An entrepreneur seeking to start up a craft whiskey distillery recently had his eye on two Cobb County sites: one near the Square in Marietta and another in downtown Kennesaw.
After a couple of weeks of back-and-forth negotiations on the two sites, it looks like Kennesaw may be lifting its glass with a celebratory "cheers," while Marietta could be left crying in its beer. Mark Allen of Acworth spoke with both cities about opening Lazy Guy Distillery, a startup venture that eventually would churn out up to 400 cases of craft whiskey a month.
The manufacture of distilled spirits is a tough business to crack in Georgia. Startup costs are high, as are the amount of government regulations and taxes, said Allen. Both cities were interested in his business plan. In the end, it came down to one city, Kennesaw, stepping up to the table with an offer he couldn't refuse.
"Kennesaw rolled out the red carpet for us," Allen said. "They gave us a lot of incentives that were real important to a small business. And we did not have to go through a zoning process." Kennesaw waived or partially waived its business license fees, signage fees and permit fees. It kicked in a remodeling grant and agreed to partially fund rent payments to Allen's landlord. The incentives added up to about $15,000 toward Lazy Guy's bottom line, Allen said. Then there was the issue of the sprinkler system.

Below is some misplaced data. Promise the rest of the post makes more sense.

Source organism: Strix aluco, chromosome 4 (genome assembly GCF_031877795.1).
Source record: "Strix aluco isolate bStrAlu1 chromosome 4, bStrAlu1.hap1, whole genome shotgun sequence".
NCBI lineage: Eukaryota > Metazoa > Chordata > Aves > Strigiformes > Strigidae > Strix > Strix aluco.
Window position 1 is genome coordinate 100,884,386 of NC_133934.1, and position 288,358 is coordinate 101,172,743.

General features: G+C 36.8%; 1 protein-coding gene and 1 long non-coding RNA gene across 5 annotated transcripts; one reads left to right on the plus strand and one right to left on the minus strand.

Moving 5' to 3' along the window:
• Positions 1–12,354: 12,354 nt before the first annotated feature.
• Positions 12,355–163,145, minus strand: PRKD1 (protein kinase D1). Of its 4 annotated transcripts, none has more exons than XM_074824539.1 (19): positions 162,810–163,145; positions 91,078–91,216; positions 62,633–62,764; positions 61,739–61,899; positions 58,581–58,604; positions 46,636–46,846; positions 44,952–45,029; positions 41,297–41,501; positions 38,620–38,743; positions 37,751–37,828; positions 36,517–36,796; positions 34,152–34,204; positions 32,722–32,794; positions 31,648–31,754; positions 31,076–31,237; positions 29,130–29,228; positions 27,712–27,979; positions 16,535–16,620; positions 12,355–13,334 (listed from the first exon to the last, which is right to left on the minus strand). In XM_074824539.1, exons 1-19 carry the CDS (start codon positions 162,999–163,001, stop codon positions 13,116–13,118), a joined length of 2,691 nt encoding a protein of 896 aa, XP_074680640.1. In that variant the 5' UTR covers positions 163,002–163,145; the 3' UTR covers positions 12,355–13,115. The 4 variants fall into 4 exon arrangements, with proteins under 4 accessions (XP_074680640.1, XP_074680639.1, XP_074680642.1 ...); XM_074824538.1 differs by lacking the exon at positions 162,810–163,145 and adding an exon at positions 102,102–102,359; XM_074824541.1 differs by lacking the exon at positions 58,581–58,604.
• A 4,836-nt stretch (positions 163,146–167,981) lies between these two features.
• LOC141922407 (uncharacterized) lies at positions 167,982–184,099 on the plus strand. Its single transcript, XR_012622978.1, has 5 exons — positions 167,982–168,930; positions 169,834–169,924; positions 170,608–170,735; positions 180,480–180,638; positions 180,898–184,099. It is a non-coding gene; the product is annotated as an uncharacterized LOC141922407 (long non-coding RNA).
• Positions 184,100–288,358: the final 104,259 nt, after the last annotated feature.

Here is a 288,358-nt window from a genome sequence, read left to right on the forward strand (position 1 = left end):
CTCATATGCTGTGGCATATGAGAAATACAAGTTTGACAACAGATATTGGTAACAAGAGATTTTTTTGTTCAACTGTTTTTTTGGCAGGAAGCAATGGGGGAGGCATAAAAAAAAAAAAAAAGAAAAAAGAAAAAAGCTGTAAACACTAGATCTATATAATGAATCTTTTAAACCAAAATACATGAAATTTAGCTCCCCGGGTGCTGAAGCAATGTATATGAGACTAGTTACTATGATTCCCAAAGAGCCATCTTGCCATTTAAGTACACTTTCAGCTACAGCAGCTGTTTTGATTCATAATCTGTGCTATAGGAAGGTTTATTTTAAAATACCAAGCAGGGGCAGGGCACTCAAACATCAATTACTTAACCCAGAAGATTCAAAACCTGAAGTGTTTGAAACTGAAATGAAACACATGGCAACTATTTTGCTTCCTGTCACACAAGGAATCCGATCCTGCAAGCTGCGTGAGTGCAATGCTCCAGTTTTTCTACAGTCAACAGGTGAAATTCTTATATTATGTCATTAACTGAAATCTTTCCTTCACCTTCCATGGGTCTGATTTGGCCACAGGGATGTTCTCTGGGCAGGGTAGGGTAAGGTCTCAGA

"We were going to have to spend $20,000 for a sprinkler system, which ultimately killed the deal; now they (Marietta) are saying it may not be required, but we don't know for sure until we meet with the fire chief and show him our proposal," Allen said.
"Kennesaw put it in writing. No sprinklers." Marietta Mayor Steve Tumlin sounded sorry that the whiskey venture slipped away.
"We were very interested in a whiskey distillery," said Tumlin. "We brushed our teeth, combed our hair and gave it our best."
Allen had locations picked out in both cities. He said both would have provided the old-time feel of a saloon atmosphere he wanted. Tumlin is hopeful that Allen will open a Marietta branch and said the city remains interested.
"He's on the cutting edge in Georgia," Tumlin said. The whiskey distillery would have added to the brewing scene in Marietta, which is already home to Red Hare Brewery, maker of a full line of craft beers. Tumlin said Red Hare has been successful, and he believes whiskey would be, too. Lazy Guy Distillery will be near downtown Kennesaw at 2950 Moon Station Road. The building dates to the late 1800s, but was last used as a pet crematory.
Allen said. Lazy Guy will be the first craft whiskey distillery in metro Atlanta and the fourth in the state, according to www.distillery.com. The shop will start off with two or three employees, but has potential to grow, Allen said. Startup funding is coming entirely from Allen's own company, Level Net Consulting, and he plans to split his time between Level Net and Lazy Guy, leaning more toward the distillery as business picks up. Level Net is a consultancy specializing in information technology.
Showcasing Cobb County The distillery will focus on showcasing Cobb County, Allen said. He'll employ local people and use local grains in his spirits. He's looking to start with something similar to moonshine, a high-proof clear whiskey. The more involved, and more coveted, aged spirits will take at least six months to develop. "It's a small-batch product, so the taste isn't like anything else out there," Allen said. "My recipes will vary based on grain availability, but I'll have something that tastes like a bourbon."